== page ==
2,500 remaining detainees to face charges.
Ethiopia has released 9,800 people detained under its ongoing state of emergency which was introduced to curb violent anti-government demonstrations in the country's Oromia and Amhara regions.
About 12,500 people were arrested as part of the state of emergency, which was declared on 9 October. The government plans to charge some 2,500 of these on accustation of destabilising the country.
The arrests relate to demonstrations by two of the nation’s largest ethnic groups, the Oromo and Amhara, whose members had been protesting sustained marginalisation since late 2015.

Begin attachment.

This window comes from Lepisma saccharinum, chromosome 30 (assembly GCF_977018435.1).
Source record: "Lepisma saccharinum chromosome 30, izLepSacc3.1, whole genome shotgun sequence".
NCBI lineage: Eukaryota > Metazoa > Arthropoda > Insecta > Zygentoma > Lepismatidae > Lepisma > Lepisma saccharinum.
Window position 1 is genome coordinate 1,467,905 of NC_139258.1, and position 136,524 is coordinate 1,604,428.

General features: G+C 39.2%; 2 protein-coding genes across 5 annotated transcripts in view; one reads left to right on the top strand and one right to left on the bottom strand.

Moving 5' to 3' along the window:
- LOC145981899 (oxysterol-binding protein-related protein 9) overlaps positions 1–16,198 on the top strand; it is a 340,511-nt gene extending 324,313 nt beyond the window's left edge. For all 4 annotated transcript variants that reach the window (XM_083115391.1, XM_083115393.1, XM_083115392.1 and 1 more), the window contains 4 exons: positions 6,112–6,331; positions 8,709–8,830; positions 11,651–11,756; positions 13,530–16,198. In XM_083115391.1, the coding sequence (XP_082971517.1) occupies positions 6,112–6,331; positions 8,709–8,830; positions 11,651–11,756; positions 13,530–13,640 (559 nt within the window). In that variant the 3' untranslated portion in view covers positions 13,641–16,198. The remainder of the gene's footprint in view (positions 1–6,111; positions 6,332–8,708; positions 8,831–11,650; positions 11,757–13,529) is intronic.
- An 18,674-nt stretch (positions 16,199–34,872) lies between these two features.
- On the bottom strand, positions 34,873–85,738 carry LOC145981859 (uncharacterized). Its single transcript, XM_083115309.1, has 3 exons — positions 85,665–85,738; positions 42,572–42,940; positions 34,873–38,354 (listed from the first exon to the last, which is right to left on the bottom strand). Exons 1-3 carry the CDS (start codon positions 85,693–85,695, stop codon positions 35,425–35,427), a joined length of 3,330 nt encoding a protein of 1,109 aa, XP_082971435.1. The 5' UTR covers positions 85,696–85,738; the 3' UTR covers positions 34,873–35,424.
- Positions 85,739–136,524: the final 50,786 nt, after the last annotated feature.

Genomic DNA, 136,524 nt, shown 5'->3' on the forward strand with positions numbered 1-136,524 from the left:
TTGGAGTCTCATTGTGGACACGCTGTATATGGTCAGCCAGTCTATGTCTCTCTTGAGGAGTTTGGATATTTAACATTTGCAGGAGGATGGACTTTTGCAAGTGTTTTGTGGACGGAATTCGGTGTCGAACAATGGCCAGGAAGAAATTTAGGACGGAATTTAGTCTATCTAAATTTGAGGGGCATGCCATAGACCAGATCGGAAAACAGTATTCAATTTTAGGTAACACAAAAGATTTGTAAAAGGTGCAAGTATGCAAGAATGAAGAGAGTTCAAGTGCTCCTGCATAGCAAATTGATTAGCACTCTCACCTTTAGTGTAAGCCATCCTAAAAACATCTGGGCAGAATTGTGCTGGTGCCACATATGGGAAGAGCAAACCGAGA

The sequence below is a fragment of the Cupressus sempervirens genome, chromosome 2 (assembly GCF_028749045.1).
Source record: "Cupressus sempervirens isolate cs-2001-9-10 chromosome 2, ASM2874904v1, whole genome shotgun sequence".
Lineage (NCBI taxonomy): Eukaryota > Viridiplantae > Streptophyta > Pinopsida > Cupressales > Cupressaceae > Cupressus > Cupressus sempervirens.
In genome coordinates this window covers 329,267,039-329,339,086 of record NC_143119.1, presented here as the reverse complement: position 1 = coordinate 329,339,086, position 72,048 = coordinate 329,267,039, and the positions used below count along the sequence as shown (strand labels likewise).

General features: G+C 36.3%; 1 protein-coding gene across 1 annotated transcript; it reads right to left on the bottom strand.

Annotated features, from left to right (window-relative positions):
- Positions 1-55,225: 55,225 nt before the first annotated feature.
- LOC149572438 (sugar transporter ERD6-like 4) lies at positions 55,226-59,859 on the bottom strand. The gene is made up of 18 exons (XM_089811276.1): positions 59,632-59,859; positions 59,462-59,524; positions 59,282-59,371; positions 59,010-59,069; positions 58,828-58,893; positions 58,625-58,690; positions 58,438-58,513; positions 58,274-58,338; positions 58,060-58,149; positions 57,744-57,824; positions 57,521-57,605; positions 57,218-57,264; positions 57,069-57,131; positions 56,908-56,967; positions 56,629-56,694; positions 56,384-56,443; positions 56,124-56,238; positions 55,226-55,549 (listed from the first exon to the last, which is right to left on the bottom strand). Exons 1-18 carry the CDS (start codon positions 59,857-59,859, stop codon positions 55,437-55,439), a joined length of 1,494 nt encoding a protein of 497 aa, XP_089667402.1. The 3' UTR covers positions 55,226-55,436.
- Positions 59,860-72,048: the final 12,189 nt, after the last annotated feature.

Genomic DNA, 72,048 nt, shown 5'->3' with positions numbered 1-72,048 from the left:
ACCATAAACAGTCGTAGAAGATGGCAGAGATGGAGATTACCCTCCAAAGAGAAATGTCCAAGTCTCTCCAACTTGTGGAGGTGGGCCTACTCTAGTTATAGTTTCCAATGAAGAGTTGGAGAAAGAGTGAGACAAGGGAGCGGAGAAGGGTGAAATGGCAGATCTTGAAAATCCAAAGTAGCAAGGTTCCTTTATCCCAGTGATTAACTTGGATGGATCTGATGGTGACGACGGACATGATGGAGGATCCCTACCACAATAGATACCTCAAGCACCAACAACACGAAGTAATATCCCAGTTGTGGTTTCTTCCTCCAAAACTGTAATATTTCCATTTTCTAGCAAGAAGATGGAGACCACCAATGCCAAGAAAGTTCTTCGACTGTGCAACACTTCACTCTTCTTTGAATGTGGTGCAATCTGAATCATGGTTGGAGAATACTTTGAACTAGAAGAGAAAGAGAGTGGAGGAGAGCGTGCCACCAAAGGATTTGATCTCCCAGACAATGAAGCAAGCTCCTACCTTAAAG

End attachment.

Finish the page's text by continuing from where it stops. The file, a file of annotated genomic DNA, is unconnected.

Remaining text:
The mass release comes amid growing concerns for the health of those detained and follows pressure from the United Nations, the international community and human rights groups.
Under the emergency legislation, which included curfews and a social media ban, the government sent the detainees to "rehabilitation centres", without charge.
Announcing their release, government spokesperson Zadig Abraha said the nearly 10,000 detainees had received "lots of trainings that were meant to give them lessons so that they won't be part of the destructive trend that we have seen in the past."